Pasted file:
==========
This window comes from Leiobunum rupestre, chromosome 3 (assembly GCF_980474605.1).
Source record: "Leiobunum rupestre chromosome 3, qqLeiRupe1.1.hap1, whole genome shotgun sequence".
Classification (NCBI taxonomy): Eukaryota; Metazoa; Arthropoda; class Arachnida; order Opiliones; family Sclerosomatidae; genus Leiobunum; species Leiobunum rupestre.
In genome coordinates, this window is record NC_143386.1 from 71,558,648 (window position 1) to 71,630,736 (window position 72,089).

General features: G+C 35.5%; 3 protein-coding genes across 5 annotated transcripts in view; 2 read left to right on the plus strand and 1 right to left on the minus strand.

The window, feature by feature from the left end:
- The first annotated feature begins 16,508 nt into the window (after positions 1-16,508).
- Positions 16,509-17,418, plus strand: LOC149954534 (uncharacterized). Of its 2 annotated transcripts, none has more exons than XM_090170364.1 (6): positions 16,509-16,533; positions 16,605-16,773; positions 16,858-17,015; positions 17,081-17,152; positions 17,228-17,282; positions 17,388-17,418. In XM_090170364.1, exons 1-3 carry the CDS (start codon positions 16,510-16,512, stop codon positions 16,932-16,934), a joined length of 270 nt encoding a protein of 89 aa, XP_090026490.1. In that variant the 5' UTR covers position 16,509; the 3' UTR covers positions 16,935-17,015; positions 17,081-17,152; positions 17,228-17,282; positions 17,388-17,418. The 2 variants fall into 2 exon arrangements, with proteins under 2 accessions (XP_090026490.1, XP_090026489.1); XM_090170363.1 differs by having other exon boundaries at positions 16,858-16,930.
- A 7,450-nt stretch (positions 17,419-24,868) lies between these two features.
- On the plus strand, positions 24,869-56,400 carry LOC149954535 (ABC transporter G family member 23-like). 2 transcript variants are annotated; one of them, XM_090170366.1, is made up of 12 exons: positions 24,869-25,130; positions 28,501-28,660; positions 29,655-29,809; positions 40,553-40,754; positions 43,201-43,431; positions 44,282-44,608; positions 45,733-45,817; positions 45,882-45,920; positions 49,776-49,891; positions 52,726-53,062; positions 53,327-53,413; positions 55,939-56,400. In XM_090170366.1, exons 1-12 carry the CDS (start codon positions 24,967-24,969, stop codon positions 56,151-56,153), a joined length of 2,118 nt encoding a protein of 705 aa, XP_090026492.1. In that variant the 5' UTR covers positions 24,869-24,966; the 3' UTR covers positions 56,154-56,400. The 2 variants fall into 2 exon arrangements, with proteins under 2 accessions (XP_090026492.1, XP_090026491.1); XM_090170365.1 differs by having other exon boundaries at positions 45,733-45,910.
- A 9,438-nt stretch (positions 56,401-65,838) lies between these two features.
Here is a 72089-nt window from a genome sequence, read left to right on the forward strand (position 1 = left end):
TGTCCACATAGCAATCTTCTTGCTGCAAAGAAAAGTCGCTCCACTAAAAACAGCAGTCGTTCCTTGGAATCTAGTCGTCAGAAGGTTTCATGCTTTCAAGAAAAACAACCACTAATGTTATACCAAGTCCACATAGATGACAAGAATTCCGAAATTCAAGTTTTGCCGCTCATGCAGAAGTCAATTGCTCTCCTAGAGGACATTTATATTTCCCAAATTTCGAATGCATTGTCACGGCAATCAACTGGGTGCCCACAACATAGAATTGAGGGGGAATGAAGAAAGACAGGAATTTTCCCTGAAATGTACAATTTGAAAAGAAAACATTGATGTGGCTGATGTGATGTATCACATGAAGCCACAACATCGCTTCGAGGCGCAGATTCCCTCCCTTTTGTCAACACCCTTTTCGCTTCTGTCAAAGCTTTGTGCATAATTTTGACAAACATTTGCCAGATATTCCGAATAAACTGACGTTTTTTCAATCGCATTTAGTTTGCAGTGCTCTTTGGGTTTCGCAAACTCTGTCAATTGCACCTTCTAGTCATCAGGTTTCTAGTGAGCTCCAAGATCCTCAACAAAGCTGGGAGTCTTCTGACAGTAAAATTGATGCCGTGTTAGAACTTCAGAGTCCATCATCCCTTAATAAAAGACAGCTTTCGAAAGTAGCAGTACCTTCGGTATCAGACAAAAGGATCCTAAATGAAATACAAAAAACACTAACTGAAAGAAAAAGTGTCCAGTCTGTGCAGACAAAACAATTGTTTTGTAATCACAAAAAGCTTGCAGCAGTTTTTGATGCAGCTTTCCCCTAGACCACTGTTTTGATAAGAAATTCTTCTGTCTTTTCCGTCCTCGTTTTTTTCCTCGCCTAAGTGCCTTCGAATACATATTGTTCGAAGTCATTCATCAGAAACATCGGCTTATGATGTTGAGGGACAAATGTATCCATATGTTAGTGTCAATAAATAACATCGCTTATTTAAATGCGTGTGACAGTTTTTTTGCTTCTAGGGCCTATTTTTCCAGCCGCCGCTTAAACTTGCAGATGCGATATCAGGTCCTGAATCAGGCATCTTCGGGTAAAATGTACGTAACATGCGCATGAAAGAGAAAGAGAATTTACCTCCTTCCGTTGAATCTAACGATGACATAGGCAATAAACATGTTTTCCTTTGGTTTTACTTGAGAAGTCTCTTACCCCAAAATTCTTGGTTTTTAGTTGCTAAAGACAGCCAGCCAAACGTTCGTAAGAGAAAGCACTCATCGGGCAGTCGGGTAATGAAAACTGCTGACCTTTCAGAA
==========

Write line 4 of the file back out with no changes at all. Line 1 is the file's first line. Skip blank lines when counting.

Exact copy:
In genome coordinates, this window is record NC_143386.1 from 71,558,648 (window position 1) to 71,630,736 (window position 72,089).